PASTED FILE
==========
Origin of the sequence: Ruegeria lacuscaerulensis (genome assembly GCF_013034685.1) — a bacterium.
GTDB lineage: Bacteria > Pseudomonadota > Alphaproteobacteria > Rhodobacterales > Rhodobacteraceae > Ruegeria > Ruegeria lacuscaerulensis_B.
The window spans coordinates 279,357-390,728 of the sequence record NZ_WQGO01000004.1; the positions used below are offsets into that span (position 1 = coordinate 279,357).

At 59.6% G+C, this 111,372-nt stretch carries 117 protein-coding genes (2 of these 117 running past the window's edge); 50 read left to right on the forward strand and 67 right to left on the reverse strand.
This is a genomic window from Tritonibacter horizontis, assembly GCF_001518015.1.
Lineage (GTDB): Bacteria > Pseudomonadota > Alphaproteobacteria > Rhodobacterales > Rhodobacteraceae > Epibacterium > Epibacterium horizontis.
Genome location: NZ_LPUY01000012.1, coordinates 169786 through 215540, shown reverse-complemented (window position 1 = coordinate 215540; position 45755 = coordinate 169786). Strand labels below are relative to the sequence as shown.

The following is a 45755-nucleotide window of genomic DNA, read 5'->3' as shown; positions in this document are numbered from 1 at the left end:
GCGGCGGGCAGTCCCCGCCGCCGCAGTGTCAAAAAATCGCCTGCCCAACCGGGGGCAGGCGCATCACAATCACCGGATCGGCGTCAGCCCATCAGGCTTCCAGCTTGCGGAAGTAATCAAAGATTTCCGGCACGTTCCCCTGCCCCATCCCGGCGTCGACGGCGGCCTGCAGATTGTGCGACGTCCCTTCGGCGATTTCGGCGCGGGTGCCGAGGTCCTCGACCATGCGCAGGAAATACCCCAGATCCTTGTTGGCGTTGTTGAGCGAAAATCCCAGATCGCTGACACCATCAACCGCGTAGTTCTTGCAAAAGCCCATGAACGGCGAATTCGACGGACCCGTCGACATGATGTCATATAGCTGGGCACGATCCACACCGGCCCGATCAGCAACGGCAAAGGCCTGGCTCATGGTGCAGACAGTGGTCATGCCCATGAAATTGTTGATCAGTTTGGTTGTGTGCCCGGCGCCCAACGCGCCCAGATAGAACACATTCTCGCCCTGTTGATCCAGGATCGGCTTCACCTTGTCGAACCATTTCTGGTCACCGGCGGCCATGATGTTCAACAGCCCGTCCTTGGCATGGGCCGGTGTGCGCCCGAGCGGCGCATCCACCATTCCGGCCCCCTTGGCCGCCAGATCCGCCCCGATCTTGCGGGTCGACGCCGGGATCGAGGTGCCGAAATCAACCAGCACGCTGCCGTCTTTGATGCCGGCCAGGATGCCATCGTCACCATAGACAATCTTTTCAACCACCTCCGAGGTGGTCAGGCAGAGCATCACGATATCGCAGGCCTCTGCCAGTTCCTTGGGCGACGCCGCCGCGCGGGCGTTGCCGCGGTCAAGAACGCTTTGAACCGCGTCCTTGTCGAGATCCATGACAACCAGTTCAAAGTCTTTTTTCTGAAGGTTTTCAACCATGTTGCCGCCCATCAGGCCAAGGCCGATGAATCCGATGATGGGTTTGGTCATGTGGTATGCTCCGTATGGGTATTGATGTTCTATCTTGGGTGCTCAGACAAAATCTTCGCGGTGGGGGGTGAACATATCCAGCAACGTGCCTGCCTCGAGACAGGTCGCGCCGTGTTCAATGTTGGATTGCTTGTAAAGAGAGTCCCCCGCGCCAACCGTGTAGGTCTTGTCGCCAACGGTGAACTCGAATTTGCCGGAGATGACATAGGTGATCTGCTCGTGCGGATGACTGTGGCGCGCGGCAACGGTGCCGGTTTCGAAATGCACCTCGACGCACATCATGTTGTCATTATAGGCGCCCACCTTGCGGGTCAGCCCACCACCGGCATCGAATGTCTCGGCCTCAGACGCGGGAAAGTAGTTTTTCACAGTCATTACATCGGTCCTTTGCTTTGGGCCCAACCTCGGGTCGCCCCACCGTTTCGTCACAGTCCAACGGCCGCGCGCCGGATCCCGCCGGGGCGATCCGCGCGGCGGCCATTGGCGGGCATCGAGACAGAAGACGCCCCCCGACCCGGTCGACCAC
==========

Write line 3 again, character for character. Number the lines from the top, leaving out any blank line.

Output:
The window spans coordinates 279,357-390,728 of the sequence record NZ_WQGO01000004.1; the positions used below are offsets into that span (position 1 = coordinate 279,357).